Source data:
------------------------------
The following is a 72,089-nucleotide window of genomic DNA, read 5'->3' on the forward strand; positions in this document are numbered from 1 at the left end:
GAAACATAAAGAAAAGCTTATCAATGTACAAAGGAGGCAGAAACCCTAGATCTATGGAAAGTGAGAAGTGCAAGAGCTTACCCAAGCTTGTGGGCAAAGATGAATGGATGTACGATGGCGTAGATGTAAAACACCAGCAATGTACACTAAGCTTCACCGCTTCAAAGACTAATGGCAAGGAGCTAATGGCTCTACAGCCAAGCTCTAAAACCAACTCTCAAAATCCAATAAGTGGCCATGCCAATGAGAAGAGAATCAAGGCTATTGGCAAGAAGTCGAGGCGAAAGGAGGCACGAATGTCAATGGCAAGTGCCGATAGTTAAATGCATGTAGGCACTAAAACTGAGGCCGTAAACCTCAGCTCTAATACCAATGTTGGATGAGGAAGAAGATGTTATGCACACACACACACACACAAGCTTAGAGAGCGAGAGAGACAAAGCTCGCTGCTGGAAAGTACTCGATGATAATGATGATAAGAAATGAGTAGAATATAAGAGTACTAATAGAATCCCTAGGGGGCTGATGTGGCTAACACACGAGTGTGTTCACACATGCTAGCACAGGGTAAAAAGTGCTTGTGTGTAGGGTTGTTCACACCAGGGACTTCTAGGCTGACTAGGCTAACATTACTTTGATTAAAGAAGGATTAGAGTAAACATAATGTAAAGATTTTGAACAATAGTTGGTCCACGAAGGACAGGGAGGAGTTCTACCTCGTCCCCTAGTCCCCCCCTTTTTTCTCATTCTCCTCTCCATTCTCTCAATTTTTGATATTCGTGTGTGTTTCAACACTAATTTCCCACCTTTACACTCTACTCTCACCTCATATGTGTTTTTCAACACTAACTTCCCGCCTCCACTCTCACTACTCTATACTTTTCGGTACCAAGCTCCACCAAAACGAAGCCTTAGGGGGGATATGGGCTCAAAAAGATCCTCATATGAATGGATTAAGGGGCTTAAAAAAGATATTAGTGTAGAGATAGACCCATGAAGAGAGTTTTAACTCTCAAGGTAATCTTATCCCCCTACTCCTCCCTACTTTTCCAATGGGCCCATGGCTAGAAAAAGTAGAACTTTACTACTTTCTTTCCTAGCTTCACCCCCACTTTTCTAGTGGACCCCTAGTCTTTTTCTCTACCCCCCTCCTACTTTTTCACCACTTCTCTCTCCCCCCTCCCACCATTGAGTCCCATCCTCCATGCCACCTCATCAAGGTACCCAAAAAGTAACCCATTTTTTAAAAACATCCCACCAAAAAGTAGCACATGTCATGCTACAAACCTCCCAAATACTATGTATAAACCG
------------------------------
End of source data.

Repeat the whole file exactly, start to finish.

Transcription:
The following is a 72,089-nucleotide window of genomic DNA, read 5'->3' on the forward strand; positions in this document are numbered from 1 at the left end:
GAAACATAAAGAAAAGCTTATCAATGTACAAAGGAGGCAGAAACCCTAGATCTATGGAAAGTGAGAAGTGCAAGAGCTTACCCAAGCTTGTGGGCAAAGATGAATGGATGTACGATGGCGTAGATGTAAAACACCAGCAATGTACACTAAGCTTCACCGCTTCAAAGACTAATGGCAAGGAGCTAATGGCTCTACAGCCAAGCTCTAAAACCAACTCTCAAAATCCAATAAGTGGCCATGCCAATGAGAAGAGAATCAAGGCTATTGGCAAGAAGTCGAGGCGAAAGGAGGCACGAATGTCAATGGCAAGTGCCGATAGTTAAATGCATGTAGGCACTAAAACTGAGGCCGTAAACCTCAGCTCTAATACCAATGTTGGATGAGGAAGAAGATGTTATGCACACACACACACACACAAGCTTAGAGAGCGAGAGAGACAAAGCTCGCTGCTGGAAAGTACTCGATGATAATGATGATAAGAAATGAGTAGAATATAAGAGTACTAATAGAATCCCTAGGGGGCTGATGTGGCTAACACACGAGTGTGTTCACACATGCTAGCACAGGGTAAAAAGTGCTTGTGTGTAGGGTTGTTCACACCAGGGACTTCTAGGCTGACTAGGCTAACATTACTTTGATTAAAGAAGGATTAGAGTAAACATAATGTAAAGATTTTGAACAATAGTTGGTCCACGAAGGACAGGGAGGAGTTCTACCTCGTCCCCTAGTCCCCCCCTTTTTTCTCATTCTCCTCTCCATTCTCTCAATTTTTGATATTCGTGTGTGTTTCAACACTAATTTCCCACCTTTACACTCTACTCTCACCTCATATGTGTTTTTCAACACTAACTTCCCGCCTCCACTCTCACTACTCTATACTTTTCGGTACCAAGCTCCACCAAAACGAAGCCTTAGGGGGGATATGGGCTCAAAAAGATCCTCATATGAATGGATTAAGGGGCTTAAAAAAGATATTAGTGTAGAGATAGACCCATGAAGAGAGTTTTAACTCTCAAGGTAATCTTATCCCCCTACTCCTCCCTACTTTTCCAATGGGCCCATGGCTAGAAAAAGTAGAACTTTACTACTTTCTTTCCTAGCTTCACCCCCACTTTTCTAGTGGACCCCTAGTCTTTTTCTCTACCCCCCTCCTACTTTTTCACCACTTCTCTCTCCCCCCTCCCACCATTGAGTCCCATCCTCCATGCCACCTCATCAAGGTACCCAAAAAGTAACCCATTTTTTAAAAACATCCCACCAAAAAGTAGCACATGTCATGCTACAAACCTCCCAAATACTATGTATAAACCG